Government budgets across northern China are expected to come under pressure as they shell out more cash to support cleaner sources of winter heating, a new report has found.
The report looked at the 12 cities which from 2017 on were the first to pilot central government plans to clean up heating — which is a significant source of seasonal air pollution, especially in the nation’s north. It found that the cost of the subsidies would, on average, take up an extra percentage point of fiscal budgets by the time they are rolled out to all households, compared with now.
The 12 cities looked at by the report, which was funded by the China Energy Conservation Association and the National Resources Defense Council’s China Coal Consumption Cap Project, include Beijing, Tianjin, several cities in Hebei and Henan provinces, and the capitals of Shandong and Shanxi provinces.
These clean heating plans, which are now being piloted in 43 northern cities, involve banning households from burning loose coal and encouraging people to use newly-accessible liquified natural gas (LNG) or electricity instead. Using surveys and public data, the report estimated that China burned about 61 million fewer tons of loose coal in 2018, with 72% of the reduction coming from the industrial sector.
However LNG and electricity are much more expensive than coal, which is cheaply available in China’s northern coal heartland and areas nearby, so governments have pledged energy subsidies in response.
The report found that the proportion of subsidies to average annual fiscal expenditure in the 12 cities currently ranges from 0.03% to 1.46%, with an average of 0.52%. This proportion is set to increase significantly in the coming years. If all the transitions to cleaner energy sources are completed and the size of the subsidies remains the same, the report predicted the cost will range from 0.11% to 4.72%, with an average of 1.51%.
For example, in Hebei’s Baoding, over one-quarter of households have switched to cleaner heating sources since 2017 and currently the government pays out 900 million yuan ($125 million) in annual subsidies. If all of the city’s nearly 2.4 million households switch over by the end of the three-year pilot and current subsidy level is maintained, the annual cost will hit almost 3 billion yuan per year in 2020. That will account for 4.72% of the city’s public budget, assuming the budget remains at a similar size.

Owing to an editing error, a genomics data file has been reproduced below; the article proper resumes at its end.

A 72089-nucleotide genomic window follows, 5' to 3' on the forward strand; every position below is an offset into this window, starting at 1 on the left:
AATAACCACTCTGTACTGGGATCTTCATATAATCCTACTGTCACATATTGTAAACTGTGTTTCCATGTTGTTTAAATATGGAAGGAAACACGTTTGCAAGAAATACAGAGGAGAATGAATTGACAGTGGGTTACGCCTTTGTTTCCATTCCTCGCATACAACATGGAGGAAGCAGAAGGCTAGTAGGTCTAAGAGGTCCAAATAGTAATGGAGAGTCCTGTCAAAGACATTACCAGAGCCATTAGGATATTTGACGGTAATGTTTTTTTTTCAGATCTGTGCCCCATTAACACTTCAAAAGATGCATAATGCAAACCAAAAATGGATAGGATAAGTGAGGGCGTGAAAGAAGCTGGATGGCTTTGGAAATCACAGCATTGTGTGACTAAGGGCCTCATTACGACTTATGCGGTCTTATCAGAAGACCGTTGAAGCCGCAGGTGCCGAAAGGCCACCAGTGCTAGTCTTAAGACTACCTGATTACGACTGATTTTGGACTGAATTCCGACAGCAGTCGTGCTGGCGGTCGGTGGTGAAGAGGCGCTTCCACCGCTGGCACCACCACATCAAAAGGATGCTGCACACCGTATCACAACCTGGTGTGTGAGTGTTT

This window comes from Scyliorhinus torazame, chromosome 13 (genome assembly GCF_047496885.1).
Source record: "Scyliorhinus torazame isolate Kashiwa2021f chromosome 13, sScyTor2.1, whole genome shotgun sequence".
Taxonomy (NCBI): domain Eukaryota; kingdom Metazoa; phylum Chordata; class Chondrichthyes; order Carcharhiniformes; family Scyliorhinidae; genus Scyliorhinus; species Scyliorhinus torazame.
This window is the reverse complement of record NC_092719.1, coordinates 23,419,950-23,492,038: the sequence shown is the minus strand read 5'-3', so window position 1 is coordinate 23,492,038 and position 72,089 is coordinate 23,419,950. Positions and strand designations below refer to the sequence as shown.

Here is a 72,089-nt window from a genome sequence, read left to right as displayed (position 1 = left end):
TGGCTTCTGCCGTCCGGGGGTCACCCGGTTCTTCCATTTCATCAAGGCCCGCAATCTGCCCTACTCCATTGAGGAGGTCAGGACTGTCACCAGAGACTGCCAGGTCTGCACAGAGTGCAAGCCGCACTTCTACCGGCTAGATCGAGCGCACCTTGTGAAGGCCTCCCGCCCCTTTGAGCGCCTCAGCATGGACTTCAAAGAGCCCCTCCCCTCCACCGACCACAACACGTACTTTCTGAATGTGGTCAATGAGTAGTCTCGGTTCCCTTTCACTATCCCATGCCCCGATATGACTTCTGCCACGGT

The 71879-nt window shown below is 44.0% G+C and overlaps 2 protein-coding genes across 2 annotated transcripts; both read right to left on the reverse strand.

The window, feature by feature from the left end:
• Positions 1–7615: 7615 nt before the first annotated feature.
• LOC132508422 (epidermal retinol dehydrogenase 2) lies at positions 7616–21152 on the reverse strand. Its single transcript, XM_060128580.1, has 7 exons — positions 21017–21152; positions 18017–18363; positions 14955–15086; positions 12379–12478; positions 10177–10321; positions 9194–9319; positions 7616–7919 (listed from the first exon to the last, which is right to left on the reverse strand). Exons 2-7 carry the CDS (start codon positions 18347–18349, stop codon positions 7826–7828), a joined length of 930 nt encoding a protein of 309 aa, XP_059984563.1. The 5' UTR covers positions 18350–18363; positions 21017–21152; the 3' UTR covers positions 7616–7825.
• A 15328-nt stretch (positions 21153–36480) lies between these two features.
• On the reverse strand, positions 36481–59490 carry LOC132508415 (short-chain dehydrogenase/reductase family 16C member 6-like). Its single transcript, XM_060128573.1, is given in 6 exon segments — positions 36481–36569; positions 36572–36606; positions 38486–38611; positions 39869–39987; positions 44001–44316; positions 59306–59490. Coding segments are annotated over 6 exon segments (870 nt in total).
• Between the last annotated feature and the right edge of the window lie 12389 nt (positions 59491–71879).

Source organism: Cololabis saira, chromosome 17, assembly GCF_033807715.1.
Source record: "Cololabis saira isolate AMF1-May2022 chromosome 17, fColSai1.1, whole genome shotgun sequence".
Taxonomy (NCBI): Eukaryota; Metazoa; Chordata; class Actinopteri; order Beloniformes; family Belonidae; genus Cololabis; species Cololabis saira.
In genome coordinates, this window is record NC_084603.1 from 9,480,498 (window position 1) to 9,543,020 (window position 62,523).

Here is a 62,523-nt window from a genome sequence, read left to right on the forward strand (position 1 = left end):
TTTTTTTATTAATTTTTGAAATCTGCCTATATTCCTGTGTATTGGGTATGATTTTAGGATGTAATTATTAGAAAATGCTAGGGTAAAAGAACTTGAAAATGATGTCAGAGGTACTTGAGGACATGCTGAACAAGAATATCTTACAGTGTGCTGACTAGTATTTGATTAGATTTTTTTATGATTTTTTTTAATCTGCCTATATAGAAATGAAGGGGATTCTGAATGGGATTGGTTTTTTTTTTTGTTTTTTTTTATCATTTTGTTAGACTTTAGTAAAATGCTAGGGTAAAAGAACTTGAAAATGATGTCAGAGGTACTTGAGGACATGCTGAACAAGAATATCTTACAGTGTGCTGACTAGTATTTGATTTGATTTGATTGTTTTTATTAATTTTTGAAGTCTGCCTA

That will be more than the city spent on “housing security” (2.04 billion yuan), “culture, sports, and media” (690 million yuan), and “science and technology” (440 million yuan) combined in 2017, according to public records.
Spending on subsidies in Hengshui and Shijiazhuang, both also in Hebei, is set to reach 3.5% and 2.5%, respectively, of annual expenditure.
While the subsidies will put pressure on government budgets, heating costs are already weighing on people’s wallets.
At present, the per capita disposable income of the 12 cities’ rural residents ranges from 10,000 yuan to 18,000 yuan annually.
A report by local partners of the China Coal Consumption Cap Project which examined eight of the 12 cities found a third of residents were spending between 2,000 and 5,000 yuan on heating each year, even after government subsidies.
Another survey found 43% of 1,635 households polled said that they would go back to using coal to varying degrees if there were no government subsidies. Specifically, 9% said that they would continue to use clean heating sources but use coal as an additional source, and 34% said that they would abandon the clean sources and completely switch back to using coal.
The report said that despite progress, challenges still remain in reducing the use of loose coal, particularly when it comes to subsidies. It recommended governments implement subsidy withdrawal plans dependent on residents’ income levels and energy prices.
Besides the financial cost of replacing coal, there has also been a human cost. At the end of 2017, as authorities cracked down on the use of coal before ensuring people had access to LNG, thousands of families had to secretly burn tree branches and coal briquettes to keep warm, while their newly installed gas stoves were left idle.